By my current understanding: Individual instinct is instantiated primarily by lower brain systems, which provide motivations of attraction and repulsion toward particular internal and external objects and states. Through middle systems, these basic valences are merged and translated into more complex emotions. In higher systems, these emotions are further shaped into plans, compatible with real-world constraints, to achieve life's goals. Higher layers, in general, act as consultants to lower layers, providing wisdom and guidance over basic desires. The mind is often extended outward, beyond the flesh, to form an extended mind, which includes various exogenous helpers like papers, cameras, and computers.
This overall structure of mind and extension can involve multiple people as well, in a process called distributed cognition. Here, external representations such as language and picture are shared between people to facilitate interpersonal, emergent thought. This thinking often takes an asynchronous form, being processed in pieces over time and space.
With this background, the instantiation of ideology appears to birth a wave of distributed cognition. Like with individual cognition, we should expect to find instinct as the drive of distributed cognition. If one of the core qualities of instinct is being taken at face value as good and worthy, then perhaps the part of ideology closest to instinct is its dogma.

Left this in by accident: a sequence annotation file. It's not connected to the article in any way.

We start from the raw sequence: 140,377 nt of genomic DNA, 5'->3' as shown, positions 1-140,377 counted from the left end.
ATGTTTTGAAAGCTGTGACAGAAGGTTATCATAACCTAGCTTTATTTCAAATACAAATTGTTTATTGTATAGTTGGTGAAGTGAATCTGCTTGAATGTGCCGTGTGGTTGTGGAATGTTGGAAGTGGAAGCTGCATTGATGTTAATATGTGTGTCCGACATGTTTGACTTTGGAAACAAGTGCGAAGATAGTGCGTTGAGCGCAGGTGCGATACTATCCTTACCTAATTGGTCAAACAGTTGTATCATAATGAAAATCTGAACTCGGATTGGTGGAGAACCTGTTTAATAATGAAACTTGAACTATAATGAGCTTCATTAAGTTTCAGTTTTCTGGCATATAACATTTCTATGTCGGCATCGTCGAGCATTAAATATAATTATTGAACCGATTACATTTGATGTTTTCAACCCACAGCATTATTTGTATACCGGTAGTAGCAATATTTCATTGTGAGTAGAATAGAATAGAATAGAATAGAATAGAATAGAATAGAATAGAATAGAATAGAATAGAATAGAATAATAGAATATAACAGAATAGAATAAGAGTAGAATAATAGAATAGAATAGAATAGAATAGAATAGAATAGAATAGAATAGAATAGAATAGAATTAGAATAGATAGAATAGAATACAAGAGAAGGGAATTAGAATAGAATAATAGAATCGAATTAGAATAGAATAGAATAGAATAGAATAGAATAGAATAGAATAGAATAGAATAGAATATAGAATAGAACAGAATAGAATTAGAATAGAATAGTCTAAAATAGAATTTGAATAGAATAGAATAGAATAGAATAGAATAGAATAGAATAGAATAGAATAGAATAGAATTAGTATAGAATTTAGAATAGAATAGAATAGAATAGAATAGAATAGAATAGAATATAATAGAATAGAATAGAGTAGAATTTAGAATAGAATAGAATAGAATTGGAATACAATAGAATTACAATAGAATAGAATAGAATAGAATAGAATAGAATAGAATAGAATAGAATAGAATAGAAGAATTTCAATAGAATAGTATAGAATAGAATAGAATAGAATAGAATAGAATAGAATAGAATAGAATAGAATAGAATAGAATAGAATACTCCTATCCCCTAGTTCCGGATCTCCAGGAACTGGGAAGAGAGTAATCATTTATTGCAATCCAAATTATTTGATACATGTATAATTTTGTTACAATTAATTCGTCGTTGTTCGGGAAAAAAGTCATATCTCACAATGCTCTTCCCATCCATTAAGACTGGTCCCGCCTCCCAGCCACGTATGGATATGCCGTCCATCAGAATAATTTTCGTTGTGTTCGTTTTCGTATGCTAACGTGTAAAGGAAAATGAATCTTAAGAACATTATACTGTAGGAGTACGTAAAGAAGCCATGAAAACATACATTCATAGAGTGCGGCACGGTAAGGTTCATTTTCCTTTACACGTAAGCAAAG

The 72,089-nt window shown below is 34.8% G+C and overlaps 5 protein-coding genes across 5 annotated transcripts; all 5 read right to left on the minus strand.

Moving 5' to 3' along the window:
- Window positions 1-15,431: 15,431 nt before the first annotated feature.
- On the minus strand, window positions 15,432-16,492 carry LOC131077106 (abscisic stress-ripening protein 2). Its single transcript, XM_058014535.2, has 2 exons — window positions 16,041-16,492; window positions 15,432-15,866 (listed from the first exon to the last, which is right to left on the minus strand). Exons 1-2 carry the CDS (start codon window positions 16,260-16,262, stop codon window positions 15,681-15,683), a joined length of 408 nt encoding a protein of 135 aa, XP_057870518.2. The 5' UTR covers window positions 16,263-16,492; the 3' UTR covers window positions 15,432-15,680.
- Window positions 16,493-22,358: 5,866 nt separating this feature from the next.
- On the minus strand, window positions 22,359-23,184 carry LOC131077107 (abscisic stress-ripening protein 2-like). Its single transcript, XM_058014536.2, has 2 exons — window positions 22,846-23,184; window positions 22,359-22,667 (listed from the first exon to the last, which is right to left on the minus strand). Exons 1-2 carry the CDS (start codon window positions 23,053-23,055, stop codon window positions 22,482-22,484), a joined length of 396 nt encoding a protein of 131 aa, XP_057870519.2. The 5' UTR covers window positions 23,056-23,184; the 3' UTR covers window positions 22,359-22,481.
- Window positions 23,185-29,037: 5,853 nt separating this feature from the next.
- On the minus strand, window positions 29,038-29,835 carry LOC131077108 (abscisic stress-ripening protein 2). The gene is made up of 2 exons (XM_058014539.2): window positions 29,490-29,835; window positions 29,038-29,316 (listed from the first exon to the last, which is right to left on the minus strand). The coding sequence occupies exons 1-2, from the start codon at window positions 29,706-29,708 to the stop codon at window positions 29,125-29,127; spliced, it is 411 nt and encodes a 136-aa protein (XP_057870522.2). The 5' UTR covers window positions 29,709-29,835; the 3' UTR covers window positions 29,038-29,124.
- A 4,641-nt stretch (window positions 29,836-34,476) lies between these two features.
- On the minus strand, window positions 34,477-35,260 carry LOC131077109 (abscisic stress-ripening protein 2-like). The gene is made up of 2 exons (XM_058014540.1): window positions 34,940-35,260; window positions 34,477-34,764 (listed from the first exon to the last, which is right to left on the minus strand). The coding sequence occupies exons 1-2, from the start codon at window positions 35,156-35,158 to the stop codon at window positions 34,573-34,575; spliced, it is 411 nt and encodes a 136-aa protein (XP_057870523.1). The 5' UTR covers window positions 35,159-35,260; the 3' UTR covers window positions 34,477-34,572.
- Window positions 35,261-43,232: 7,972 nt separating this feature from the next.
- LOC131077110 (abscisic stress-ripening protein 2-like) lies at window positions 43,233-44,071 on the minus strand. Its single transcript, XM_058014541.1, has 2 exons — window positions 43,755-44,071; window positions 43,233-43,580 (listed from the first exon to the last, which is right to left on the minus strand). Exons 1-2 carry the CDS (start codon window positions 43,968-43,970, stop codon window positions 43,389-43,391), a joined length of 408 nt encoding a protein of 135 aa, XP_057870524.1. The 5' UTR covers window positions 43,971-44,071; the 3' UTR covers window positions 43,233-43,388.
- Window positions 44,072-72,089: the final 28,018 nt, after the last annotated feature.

Now, one might argue here that the instinct behind distributed cognition must be the emergent collective of individual instinct; but the phenomenon of groupthink could in theory allow the blind acceptance of emergent cognitive undertakings.
Perhaps the meaning of instinct ought to be clarified. The intent within this context is not instrumental goals or social norms, but the set of intrinsic, innate goals or natures of an agent. Such instinct is presumed immutable, unchanged by learning or experience, although the relative expression between competing instincts can be modulated. Indeed some instincts are social in nature, where their full expression may shine in the light of emergent group behaviour, but their origin is taken as biological, rather than cultural. In terms of nature and nurture, instinct here is meant as nature alone.
The following thought experiment helps to emphasise the primary point of concern.
Event 1: A person or group, driven by instinct, develops an ideology.
Event 2: A group, possibly external to the first, receives this ideology in written form and starts following its advice.
Event 3: Groupthink sets in, with the written text taken as dogma and accepted as part of the group's norms and or identity.
Event 4: Time passes, and culture undergoes semiotic changes.
Event 5: Individuals periodically defer to the dogma, which is no longer taken in its original sense.
Concern: The dogma is being treated as the will of the people, but it clearly differs from the current or even past instincts of the group; yet from the perspective of distributed cognition, the dogma acts as something of an instinct. Hence, an abstract animal of semantic decay, or exogenous nature, has arisen.
With that said: Is ideological dogma an example of exogenous instinct?